Preparing for a potential Bug Out Scenario takes a lot of thought & time. There are all kinds of factors to consider. If you are preparing for 1 or maybe even 2 adults, you’ve got it pretty easy. If you’ve got small children – now that’s a whole other set of criteria to consider.
Ideally, if you and your family are ever faced with a Bug Out, you will be able to drive your vehicle (Bug Out Vehicle). Since when are disasters IDEAL, though? You have to be prepared for the worse case scenario – Bugging Out on FOOT. You very well may start the journey in your vehicle. However, a number of things could happen that might force you to continue on foot. Among these are:
- Your car breaks down
- You run out of gas
- Traffic is jammed and you cannot continue
- The roads are destroyed and you cannot continue
This post will help to address the TRANSPORT concerns of Bugging Out with small children. It’s just not realistic to take on the task of CARRYING your Bug Out Bag and your children and their supply items. Ok, maybe you could do it for a few hundred yards, but much more than that and you are probably going to have issues. For children who are too young to walk or too young to walk for very long, my answer is the Last Ditch Bug Out Wagon.
Imagine a Radio Flyer on steroids.
They come in many different shapes and sizes and vary in price as well. The one I chose cost $69. It’s made from a heavy duty metal wire with solid uprights and has off-road pneumatic tires which travel across rough terrain pretty easily – much better than the old school radio flyer wheels. Some of the wagons even came with ‘no-flat’ tires.
I made several modifications which would make the wagon better suited for a Bug Out scenario. The first thing I added was a PVC storage tube to the side. This kit cost about $13 from Lowes Hardware. It’s the same exact set-up I use for Burial Cache Tubes (I’ll do a post on Burial Caches later). It’s just a length of PVC with an end cap and then a screw on lid. It’s water-proof and incredibly durable. You can use this tube to stash and store a huge variety of tools and/or supplies that you might need on your journey. Below are some ideas.
The sky is the limit with what you could store in tubes like this. You can also mount multiple tubes as well for more secure storage space. This is a 3″ diameter tube mounted directly to the wagon with 6″ diameter pipe clamps.
The Bug Out Wagon wasn’t available ‘off the shelf’ in this camo color scheme, either. I purchased some camo spray paint (4 colors – BLACK, GREEN, BROWN & TAN) at a local hardware store and painted it myself. Here is a pic mid-construction before paint.
I painted it camo for several reasons. The main reason is that if you ever needed to stash the wagon, it would blend in better and you would minimize the risk of theft. You will also notice in the pics above that I have attached upright lengths of PVC. I felt it was important for the wagon to have a canopy for protection from the elements.
When detached, the PVC supports simply bend and store in the wagon bed. These lengths of PVC are also very multi-functional and can be used for a variety of tasks in a wilderness or urban survival scenario. They can be used as siphons or drinking tubes.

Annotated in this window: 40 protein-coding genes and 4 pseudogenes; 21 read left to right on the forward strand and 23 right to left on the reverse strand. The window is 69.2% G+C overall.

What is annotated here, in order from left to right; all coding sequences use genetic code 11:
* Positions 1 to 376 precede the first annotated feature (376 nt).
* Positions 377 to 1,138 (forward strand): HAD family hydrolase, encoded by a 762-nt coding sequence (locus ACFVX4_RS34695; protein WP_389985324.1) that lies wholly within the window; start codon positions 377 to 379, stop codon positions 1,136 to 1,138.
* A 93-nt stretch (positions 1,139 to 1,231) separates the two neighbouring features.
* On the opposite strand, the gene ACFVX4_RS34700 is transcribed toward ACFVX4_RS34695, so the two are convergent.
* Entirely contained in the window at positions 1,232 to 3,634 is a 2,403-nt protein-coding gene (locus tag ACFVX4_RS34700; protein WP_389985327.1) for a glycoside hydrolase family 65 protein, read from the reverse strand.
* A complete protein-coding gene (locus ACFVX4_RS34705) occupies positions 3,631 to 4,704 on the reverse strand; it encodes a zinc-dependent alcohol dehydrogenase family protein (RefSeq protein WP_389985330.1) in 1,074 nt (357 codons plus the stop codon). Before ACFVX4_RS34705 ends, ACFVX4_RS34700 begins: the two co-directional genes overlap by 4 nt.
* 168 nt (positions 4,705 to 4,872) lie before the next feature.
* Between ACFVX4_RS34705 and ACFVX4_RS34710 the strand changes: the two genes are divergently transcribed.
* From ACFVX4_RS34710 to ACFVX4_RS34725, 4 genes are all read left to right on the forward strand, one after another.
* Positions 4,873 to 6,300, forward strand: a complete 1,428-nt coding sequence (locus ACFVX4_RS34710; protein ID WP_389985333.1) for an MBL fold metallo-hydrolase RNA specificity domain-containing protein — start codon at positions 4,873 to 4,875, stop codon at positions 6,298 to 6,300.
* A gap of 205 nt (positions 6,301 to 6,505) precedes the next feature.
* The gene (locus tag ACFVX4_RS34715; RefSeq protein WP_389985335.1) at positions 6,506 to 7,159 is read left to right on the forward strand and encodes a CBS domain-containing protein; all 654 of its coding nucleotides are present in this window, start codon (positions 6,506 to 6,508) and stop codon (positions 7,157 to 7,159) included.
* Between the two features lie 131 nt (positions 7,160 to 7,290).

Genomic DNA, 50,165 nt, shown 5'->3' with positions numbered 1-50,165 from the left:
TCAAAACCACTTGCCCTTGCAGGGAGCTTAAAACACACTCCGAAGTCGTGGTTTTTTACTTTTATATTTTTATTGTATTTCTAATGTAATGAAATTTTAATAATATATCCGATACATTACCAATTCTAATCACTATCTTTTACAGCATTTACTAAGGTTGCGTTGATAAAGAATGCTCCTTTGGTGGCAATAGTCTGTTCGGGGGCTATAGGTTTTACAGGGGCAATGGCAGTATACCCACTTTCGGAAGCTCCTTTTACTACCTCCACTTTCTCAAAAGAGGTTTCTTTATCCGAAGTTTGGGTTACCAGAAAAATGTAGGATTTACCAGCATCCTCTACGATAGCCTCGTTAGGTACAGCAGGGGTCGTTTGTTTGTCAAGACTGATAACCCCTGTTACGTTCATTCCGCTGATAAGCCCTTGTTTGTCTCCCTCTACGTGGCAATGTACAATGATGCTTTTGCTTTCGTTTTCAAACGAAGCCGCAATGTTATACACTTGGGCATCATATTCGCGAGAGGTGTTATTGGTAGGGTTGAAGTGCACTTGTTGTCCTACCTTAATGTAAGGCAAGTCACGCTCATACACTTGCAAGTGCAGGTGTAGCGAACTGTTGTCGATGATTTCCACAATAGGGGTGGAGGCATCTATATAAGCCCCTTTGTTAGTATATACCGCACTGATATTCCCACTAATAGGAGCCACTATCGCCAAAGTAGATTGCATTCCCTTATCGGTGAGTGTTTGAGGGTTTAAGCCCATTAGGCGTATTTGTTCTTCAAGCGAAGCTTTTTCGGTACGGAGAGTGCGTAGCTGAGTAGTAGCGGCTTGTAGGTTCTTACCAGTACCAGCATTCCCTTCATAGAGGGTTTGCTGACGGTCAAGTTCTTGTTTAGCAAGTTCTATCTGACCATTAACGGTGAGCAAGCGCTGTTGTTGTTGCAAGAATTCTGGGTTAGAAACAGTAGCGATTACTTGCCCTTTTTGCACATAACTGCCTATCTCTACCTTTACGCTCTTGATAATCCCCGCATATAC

Also, when not in use, the durable water-proof vinyl canopy can be used as a ground cover or gear cover. It could also be used as a water catch for holding rain water.
There are many different ways to accessorize such a wagon. I outfitted this one with several useful products. I added a mag-light mount to the front. I wrapped the handle with paracord – you can never have too much of this stuff! I mounted a small camp axe. I also mounted a set of bolt cutters. I decided to line the bed of the wagon with a heavy duty wool blanket. This adds riding comfort and can also double as bedding.
The cage-style wire sides on this wagon are also MOLLE compatible – which I thought was very cool. I added a MOLLE style First Aid kit to the side. Additional MOLLE pouches and accessories could easily be attached to other open areas. You can pick up MOLLE pouches at pretty much any ARMY/NAVY Surplus store. You will also notice I added a military camp shovel to the back ‘tail-gate’. This particular shovel has a built in saw and pick which adds to the functionality.
If you start out in a Bug Out in a vehicle, transporting a LAST DITCH Wagon is fairly simple. The wagons are very light-weight. Ours weighs about 30 lbs. With a couple of ratcheting tie-downs, I secured our wagon to the roof rack of this SUV in about 5 minutes. You will want to practice this in advance because every second counts.
Fairly simple and inexpensive solutions such as this Last Ditch Bug Out Wagon can have huge rewards in the long run. Even with no accessories or modifications, a ‘stock’ wagon like this one could be a life-saver in a Bug Out On Foot situation with small children or even pets. If you have small children, consider picking a wagon like this up and keep it at the ready just in case. It could make all the difference.
I hope you’ve found this post useful.
Remember, it’s not IF but WHEN,
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